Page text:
Did You Think It Would Be This Crazy?

This week our firm took on a project for multiple hires with a health system that we have not worked with before (it’s always exciting when taking on new clients).  This new client, like many healthcare organizations across the country, has been and continues to embark on very ambitious projects.  This organization has an unarguable track record of fantastic accomplishments.

Like most organizations, they have what they thought were pros and cons to their organization (of course more pros than cons).  As we were going over what the organization is like to work for (the culture), one of the leaders of the IT organization said to me,  “How do you tell people this place can be like insanity?”.  My response was,  “You tell them this place can be like insanity!”  The person laughed because we both knew he was looking for a more attractive way to express something that could be interpreted as a bad thing.

I asked him how his team felt about working there.  He told me the average tenure of his team was 7 years and he thought they were happy and found it a great place to be a part of.  I asked him if he thought his team would describe the organization the same way.  He felt for the most part they would.

In my opinion, he should share his exact thoughts of the organization with the words that came straight from his gut. This position was going to report to him and the person he hires should know exactly how he would describe it!

A GREAT hiring process is not only about finding and attracting the “right” people to your organization, it’s also about ELIMINATING the “wrong” people from joining your organization.

With demand picking up for certain skills in the market, some organizations are so thrilled to find a person with the right skills and a good level of interest that they become a bit tentative on saying something – anything – that could diminish the interest of a viable top performer.  The definition of a “successful”  hire is not just getting someone to accept your offer, it’s keeping them as a valuable part of the team years down the road.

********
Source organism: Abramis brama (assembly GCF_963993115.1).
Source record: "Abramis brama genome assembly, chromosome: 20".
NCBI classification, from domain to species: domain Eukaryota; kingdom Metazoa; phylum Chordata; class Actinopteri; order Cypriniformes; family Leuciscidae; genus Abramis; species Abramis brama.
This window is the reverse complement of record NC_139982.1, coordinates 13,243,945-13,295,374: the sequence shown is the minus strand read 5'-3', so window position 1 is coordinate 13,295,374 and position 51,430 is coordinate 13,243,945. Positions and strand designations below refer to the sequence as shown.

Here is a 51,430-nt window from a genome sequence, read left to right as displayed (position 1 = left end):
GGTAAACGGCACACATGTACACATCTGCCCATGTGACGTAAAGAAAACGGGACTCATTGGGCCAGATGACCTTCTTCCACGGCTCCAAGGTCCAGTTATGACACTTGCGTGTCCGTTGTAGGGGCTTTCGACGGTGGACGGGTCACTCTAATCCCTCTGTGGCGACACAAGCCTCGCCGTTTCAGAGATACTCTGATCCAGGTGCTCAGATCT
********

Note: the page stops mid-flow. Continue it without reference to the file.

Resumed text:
Saying things that will “scare” off the “wrong” person need to be integrated into different parts of your hiring process (so if they didn’t hear it once they won’t miss it additional times).  MOST people know this in concept, but fail to execute.

Now don’t get me wrong, you certainly have to discuss what’s great.  The hiring manager and the team members should share why they joined the organization and what keeps them there.

If a candidate asked this hiring manager, “What is your company like to work for?” and the hiring manager responded with, “Well let me tell you, at times it can be like downright insanity around here,”  the right person may laugh and say something like,  “Well I am sure used to that!” and will ask follow up questions looking for additional information.  The wrong person will either ask follow up questions and rule the company out or won’t ask any follow up questions.

What are your thoughts?

Has anyone been hired at a company where the true culture did not come across accurately during the interview process?

What do you think could have been different?

About the author


David Kushan

David Kushan is the President of Healthcare IS and has spent the last 18 years of his career working in the Healthcare Information Technology industry assisting over 120 healthcare organizations nationwide. Visit www.HealthcareIS.com for Dave’s company blog, articles, podcasts and more.


  • I think everyone at one time or another has been hired into a company that has “sugar-coated” the environment or, maybe they were oblivious to the environment? Sometimes you’re hired into a great environment and shortly-there-after the company experiences Mgmt changes and your environment completely changes. The best thing to do when dealing with these types of situations is to take some time and seriously evaluate the your level of discomfort…. are you uncomfortable because you’re a “newbee”…and you need to figure out your place? Are you uncomfortable because you’re outside your area of expertise and need to ask for guidance? Or, are you uncomfortable because the culture is not a match for your moral or ethical standing? Your course of action will depend on the answers to those questions. Giving yourself some time to adapt to a new environment is important, but if you have noticed things that aren’t in line with your moral and ethical beliefs, its probably best to cut ties and find a new position.

  • Hi Cherie,

    I think your suggestions are right on the money. Since management changes are something that most people are going to have to deal with at one time or another, the questions you list are a great starting point for evaluation.

    Thanks for sharing….

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